Brief weekly exposure to red light can improve declining vision, study finds. The light “turns on” the mitochondria in the retina.
This discovery has wide implications, as mitochondria are the energy source of cells. A study by researchers at University College London, UK, showed that a brief application of the right kind of light can improve declining vision.
The study showed that a 3-minute exposure to intense red light in the morning, once a week, can improve vision that has declined due to aging, for up to a week. The researchers began their research on flies and mice, before working with the human study participants. The deep red light the researchers used had a specific hue, with a wavelength of 670 nanometers. The study is published in the journal Scientific Report.
The mitochondria of the retina
According to Professor Jeffery, the improvement in vision found in the study results from the fact that “the lights we use influence the mitochondria. These are highly conserved energy sources in cells. These are the cell batteries. Light increases the charge of the mitochondria and allows them to increase their energy yield which has diminished with age or disease. The chemical source of this energy is adenosine triphosphate (ATP). Vision decline after the age of 40 is linked to a 70% reduction in ATP, which means cells lack the energy to function properly.
The mitochondria of the eye in particular offer unique advantages for research. What is important about the retina is that it has more mitochondria than any other organ because it uses a lot of energy. In addition, the optical access of this treatment is easy. We can direct the light directly on the mitochondria of the retina, which is not possible for the mitochondria of the liver or the kidneys. Also the retina ages faster than any other organ, but one can simply test its function by asking people what they see, and thus define the perfect target for red light therapy.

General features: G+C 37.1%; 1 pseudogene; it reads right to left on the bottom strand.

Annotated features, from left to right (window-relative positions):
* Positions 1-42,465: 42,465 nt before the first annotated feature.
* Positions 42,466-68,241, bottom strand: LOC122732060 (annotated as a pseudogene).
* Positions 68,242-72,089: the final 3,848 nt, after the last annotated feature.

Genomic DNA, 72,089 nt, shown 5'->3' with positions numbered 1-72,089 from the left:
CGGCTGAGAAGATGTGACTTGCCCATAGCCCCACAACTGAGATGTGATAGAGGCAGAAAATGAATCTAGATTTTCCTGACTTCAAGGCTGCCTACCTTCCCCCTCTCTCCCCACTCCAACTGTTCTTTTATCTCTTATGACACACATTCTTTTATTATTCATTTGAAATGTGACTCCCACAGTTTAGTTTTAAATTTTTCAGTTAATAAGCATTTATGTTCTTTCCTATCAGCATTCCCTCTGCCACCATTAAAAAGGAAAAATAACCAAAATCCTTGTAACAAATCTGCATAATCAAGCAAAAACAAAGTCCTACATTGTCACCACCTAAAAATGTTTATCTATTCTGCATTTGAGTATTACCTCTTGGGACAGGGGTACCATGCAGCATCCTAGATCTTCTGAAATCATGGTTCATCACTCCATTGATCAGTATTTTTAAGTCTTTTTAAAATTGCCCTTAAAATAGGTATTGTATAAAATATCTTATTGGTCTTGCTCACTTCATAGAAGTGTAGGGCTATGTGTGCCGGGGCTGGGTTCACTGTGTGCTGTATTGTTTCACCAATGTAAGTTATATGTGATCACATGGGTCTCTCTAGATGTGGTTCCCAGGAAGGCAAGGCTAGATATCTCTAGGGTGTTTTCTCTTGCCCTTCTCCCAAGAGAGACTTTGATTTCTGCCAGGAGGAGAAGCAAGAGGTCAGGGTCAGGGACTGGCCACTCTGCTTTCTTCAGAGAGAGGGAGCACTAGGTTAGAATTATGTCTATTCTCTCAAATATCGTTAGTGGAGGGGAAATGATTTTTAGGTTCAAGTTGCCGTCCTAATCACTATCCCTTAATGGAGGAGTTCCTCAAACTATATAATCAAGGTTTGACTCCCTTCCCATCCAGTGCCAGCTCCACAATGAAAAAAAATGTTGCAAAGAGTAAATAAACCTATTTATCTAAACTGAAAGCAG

The vision of color contrasts
The small study cohort, made up of both women and men, ranged in age from 34 to 70 years old. The researchers measured improvements in the participants’ vision by assessing their color contrast vision, or their ability to differentiate between colors. All participants had normal color contrast vision at the start of the trial. Some individuals were exposed to 3 minutes of intense red light in the morning, others in the afternoon. The red light was one stop stronger, about twice as strong as the general lighting in the test area.
The participants’ color contrast vision was tested three hours after exposure to red light and then a week later. The color contrast vision of participants exposed to red light in the morning improved by an average of 17%.
Timing is key
The researchers found that the application of light must take place in the morning to have an effect. They found no improvement in color contrast vision in participants exposed to afternoon light. One likely reason is that mitochondria follow the body’s circadian rhythm. Another possibility is related to the specific energy needs at the start of the day. The study also found that 3 minutes is the optimal length of light exposure and vision improvement lasts up to 1 week.
Three minutes is as effective as a 45 minute exposure.
The implications of the study go beyond improving vision. According to the researchers, “Mitochondria govern many aspects of our lives and we need a way to improve their health, especially as we age. The use of red light is now applied in a large number of laboratories and also in clinical trials. It will probably provide us with a very simple and inexpensive way to do this, with wide applicability.
Weeklong improved color contrasts sensitivity after single 670 nm exposures associated with enhanced mitochondrial function
* Presse Santé strives to transmit medical knowledge in a language accessible to all. In NO CASE can the information given replace medical advice.